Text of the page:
One day, probably all too soon for its owners, the boat gave up its seafaring days. Propped up ashore to fade away with dignity, it is remembered by many.  Some will never see it again.  Few will know what it was like to walk its decks, man its equipment, or store fish in its hold.  It has made its contribution.

Life goes on!

This old boat that I photographed decades ago came to mind two weeks ago when I opened an email saying my publisher had suddenly gone out of business.  Tate Publishing and Enterprises is no more.

Gone!

Like the old boat, it can’t be patched up and refloated.  The watermark of its presence in the publishing and music world is left to fade into the background.  Hopefully, its authors and artists will not!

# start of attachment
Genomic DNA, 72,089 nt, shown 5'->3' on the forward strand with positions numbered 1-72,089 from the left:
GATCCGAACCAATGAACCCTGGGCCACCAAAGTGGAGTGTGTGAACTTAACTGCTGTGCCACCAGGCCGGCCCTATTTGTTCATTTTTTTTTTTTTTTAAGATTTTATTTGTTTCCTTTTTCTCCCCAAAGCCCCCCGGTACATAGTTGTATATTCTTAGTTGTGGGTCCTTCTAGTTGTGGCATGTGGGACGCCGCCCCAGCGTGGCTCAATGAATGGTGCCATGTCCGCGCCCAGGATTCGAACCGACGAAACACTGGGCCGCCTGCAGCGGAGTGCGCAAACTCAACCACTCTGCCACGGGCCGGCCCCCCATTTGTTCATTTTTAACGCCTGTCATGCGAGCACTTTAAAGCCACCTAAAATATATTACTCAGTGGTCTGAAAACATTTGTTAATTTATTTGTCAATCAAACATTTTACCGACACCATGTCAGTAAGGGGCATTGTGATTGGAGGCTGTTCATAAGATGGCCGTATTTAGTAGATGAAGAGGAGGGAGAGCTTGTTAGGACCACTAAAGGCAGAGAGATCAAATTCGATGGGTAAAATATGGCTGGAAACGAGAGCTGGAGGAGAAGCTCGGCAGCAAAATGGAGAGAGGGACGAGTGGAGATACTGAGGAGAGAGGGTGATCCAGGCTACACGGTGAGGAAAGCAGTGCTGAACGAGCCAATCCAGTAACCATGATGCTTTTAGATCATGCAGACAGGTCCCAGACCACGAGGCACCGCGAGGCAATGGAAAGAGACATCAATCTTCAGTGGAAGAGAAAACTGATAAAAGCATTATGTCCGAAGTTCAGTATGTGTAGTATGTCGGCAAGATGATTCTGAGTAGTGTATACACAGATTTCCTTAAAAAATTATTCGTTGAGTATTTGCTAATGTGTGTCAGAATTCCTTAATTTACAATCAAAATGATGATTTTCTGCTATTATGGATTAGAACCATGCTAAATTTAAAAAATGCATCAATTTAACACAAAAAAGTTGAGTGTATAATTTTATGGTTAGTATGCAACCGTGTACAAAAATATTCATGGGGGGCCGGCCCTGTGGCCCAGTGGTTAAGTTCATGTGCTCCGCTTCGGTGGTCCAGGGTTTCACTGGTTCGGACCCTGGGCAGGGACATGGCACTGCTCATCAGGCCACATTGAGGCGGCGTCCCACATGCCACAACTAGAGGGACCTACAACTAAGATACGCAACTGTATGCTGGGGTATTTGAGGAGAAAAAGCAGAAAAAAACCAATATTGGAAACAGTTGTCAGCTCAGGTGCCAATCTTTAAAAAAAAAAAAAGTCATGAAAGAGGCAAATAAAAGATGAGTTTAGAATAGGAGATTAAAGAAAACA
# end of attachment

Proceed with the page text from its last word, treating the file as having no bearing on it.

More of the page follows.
I have been a Tate author since 2013.  I signed on in 2012 when I had polished up a manuscript I had worked on over a twenty-year period.  In the confusing world of e-books, self-publishing, and predictions that print media was outdated, the editorial staff at Tate showed me how to lose 40,000 of my 122,000 words, ending up with my first novel, A Change of Heart.   

Since then Tate enabled me to develop my Dinkel Island Series, which includes book two, Return of Bliss, and book three, Secrets at Lighthouse Point.  When my wife, Sharon, and I had gone through the neurological sidetrack of Normal Pressure Hydrocephalus (NPH), Tate published the book we wrote together:  NPH Journey into Dementia and Out Again.   

So, what does Tate’s closing mean for us?  Is it the end of our books?